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Flashcards in Drug management of Angina Deck (33):

To what drug class does Nitroglycerin belong?

Pharmacologic class: organic nitrate
Therapeutic class: antianginal, vasodilator, venodilator

*Nitroglycerin (TNG/NitroStat™ $4 per month)


Describe the pharmacodynamics of Nitroglycerin.

-Reacts directly with nitrate receptor on SM cell
-Sulfhydryl groups in receptor reduce organic nitrate (R-ONO2) to NO2 and then NO
- NO crosses into SM cells, activates guanylate cyclase, leading to production of cGMP from GTP
- cGMP acts to relax SM cells => produces venodilation and vasodilation


Describe the pharmacokinetics of Nitroglycerin.

- Well absorbed po, but very high first pass effect
- Prompt onset (1-2 min) when taken as sublingual tablet or spray
- Can be given transdermally or iv


What toxicity is associated with Nitroglycerin?

- Excessive hypotension (esp if patient is volume depleted)
-Throbbing headache
- Flushing


What drug-drug reactions should be considered with patients on Nitroglycerin?

- Excessive hypotension with other vasodilators
- Severe hypotension if taken with Viagra™ (because it blocks phosphodiesterase type V => increase nitroglycerin effects)


What special considerations should be made for patients on Nitroglycerin?

-Remove transdermal patch before defibrillation
- Use only fresh TNG tablets
- Tolerance can develop quickly (don't take at night/don't leave patch on at night)


What are the indications/dose/route for Nitroglycerin?

For angina => 0.15-0.3-0.4-0.6 mg sublingual tablets
- Take one tablet every 5 minutes up to three
- Also available as transdermal paste, IV solution


What are the major actions of beta blockers?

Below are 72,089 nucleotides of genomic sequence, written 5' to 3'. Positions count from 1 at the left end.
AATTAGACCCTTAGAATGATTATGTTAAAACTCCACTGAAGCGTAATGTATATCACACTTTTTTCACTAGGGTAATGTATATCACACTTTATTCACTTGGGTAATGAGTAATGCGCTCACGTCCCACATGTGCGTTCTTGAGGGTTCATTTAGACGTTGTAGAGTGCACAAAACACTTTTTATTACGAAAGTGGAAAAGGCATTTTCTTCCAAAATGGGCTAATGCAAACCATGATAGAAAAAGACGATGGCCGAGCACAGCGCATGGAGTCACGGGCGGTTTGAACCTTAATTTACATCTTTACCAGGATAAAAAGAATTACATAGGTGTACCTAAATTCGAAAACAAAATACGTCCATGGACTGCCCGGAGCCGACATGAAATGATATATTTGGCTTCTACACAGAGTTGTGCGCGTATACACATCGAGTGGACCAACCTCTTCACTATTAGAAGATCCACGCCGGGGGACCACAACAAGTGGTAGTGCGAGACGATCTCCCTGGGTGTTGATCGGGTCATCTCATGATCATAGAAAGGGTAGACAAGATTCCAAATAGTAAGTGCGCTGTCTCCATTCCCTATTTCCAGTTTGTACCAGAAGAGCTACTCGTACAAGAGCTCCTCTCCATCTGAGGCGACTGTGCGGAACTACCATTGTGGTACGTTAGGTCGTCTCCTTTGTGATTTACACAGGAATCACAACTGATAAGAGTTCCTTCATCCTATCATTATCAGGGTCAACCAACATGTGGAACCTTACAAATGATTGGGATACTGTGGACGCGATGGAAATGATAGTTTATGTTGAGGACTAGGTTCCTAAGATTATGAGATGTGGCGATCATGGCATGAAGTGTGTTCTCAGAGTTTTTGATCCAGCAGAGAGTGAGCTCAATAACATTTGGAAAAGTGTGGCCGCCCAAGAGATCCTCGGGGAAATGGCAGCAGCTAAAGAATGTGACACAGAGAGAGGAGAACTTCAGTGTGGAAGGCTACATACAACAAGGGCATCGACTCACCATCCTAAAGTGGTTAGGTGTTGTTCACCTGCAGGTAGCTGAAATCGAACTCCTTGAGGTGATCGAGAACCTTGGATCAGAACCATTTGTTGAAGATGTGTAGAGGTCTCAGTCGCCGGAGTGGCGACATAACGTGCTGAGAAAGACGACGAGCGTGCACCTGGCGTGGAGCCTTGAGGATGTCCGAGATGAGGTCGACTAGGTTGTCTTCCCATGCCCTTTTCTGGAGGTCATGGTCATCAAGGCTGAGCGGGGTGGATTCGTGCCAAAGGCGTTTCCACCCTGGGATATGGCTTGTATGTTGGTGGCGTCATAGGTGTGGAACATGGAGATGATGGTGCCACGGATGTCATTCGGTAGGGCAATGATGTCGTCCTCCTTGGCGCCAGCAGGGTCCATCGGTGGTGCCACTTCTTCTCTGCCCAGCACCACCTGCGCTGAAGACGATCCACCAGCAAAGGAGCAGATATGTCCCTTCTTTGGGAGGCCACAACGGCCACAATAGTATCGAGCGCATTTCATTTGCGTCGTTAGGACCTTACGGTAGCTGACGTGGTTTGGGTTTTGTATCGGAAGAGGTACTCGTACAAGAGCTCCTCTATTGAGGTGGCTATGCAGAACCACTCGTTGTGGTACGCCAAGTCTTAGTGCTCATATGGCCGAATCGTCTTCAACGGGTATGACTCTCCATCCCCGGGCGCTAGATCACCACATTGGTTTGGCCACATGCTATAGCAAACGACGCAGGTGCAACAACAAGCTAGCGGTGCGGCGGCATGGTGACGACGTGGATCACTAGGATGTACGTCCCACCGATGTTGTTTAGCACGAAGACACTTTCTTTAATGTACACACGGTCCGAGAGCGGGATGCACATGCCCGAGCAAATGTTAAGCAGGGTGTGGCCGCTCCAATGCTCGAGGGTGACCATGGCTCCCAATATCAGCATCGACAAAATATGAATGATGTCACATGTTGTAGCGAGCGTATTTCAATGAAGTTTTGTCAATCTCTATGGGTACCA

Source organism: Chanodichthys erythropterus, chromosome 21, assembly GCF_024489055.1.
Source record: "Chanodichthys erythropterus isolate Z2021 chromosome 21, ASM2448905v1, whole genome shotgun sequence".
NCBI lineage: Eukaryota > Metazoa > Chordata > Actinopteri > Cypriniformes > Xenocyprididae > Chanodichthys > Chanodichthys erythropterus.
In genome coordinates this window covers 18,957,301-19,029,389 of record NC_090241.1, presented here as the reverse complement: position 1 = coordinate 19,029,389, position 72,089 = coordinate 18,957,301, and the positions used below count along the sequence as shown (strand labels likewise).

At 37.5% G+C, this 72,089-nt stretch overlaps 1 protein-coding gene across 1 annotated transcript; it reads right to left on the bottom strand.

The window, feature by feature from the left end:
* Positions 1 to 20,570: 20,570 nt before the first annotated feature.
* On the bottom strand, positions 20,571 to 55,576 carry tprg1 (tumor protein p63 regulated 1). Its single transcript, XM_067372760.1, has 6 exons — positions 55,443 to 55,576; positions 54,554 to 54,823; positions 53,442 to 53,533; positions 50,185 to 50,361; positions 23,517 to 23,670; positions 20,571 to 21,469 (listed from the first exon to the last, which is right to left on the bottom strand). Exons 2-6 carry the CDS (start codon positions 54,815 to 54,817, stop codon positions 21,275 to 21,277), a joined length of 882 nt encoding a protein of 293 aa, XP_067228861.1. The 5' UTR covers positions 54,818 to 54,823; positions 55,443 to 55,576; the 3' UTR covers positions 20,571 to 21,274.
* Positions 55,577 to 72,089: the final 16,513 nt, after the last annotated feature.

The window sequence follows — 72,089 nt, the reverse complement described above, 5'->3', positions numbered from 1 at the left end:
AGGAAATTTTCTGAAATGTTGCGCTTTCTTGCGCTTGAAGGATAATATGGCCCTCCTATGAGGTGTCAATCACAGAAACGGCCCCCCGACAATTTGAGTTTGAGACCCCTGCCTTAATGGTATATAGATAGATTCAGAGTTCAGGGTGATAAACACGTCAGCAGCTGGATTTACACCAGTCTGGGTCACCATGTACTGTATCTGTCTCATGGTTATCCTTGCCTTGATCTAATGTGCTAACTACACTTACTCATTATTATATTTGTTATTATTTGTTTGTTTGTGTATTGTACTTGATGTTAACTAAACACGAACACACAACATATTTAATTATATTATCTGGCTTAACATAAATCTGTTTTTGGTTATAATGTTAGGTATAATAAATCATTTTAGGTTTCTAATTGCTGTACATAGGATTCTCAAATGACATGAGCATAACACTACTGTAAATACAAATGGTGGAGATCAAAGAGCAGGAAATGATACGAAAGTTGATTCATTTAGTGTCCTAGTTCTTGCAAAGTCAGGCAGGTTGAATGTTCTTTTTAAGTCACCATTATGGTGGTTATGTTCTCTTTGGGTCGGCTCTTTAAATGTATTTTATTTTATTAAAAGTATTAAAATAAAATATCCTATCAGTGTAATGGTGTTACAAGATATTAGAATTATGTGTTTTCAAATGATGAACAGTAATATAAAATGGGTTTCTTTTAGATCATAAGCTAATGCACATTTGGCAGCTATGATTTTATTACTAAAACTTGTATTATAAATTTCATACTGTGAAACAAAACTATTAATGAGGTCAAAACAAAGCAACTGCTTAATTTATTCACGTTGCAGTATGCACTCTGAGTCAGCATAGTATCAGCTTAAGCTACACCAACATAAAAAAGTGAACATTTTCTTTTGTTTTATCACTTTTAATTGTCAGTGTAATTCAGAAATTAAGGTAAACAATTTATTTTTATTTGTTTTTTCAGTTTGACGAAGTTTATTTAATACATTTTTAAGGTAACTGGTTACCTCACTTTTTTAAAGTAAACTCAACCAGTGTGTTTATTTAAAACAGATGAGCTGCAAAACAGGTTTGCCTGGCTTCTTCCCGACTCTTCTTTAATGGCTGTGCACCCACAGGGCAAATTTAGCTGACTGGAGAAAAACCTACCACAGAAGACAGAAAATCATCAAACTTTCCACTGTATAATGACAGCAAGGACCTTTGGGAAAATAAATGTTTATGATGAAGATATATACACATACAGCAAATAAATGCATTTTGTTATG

All Beta blockers serve to decrease HR, contractility, CO, BP (afterload), and wall tension => thereby reducing oxygen demand


What are 3 major Beta blockers?

Propranolol, metoprolol, atenolol


Why should abrupt withdrawal of a beta blocker be avoided?

Abrupt withdrawal of a beta blocker can be very dangerous, since the abrupt increase in HR, BP, contractility, etc can lead to abrupt increase in agina, or even MI


What other drugs can be used for angina (apart from beta blockers)?

- Verapamil and Diltiazem => exertional angina
- Nifedipine (of the dihydropyridine class) => used less due to decreased clinical benefit


What drugs are used in the treatment of vasospastic angina?

- Nitrates and Calcium entry blocker

* Beta blockers are CONTRAindicated


How should unstable angina be treated?

Unstable angina should be treated via suppression of platelet adhesion and platelet aggregation


To what drug class does Aspirin (Bayer™, Ascriptin™, Halfprin™) belong?

Pharmacologic class => salicylate
Therapeutic class => analgesic, anti-inflammatory, antiplatelet, antipyretic, prevention of MI


Describe the pharmacodynamics of aspirin.

- At low doses ( vasodilator/inhibitor of platelet aggregation
- Tends to irreversibly inhibit COX (1) in platelets
- Decreased formation of TBX A2 (vasocontrictor, platelet aggregator)
- Transiently inhibit COX(2) in endothelium
- Transient decreased formation of prostacyclin (PGI2)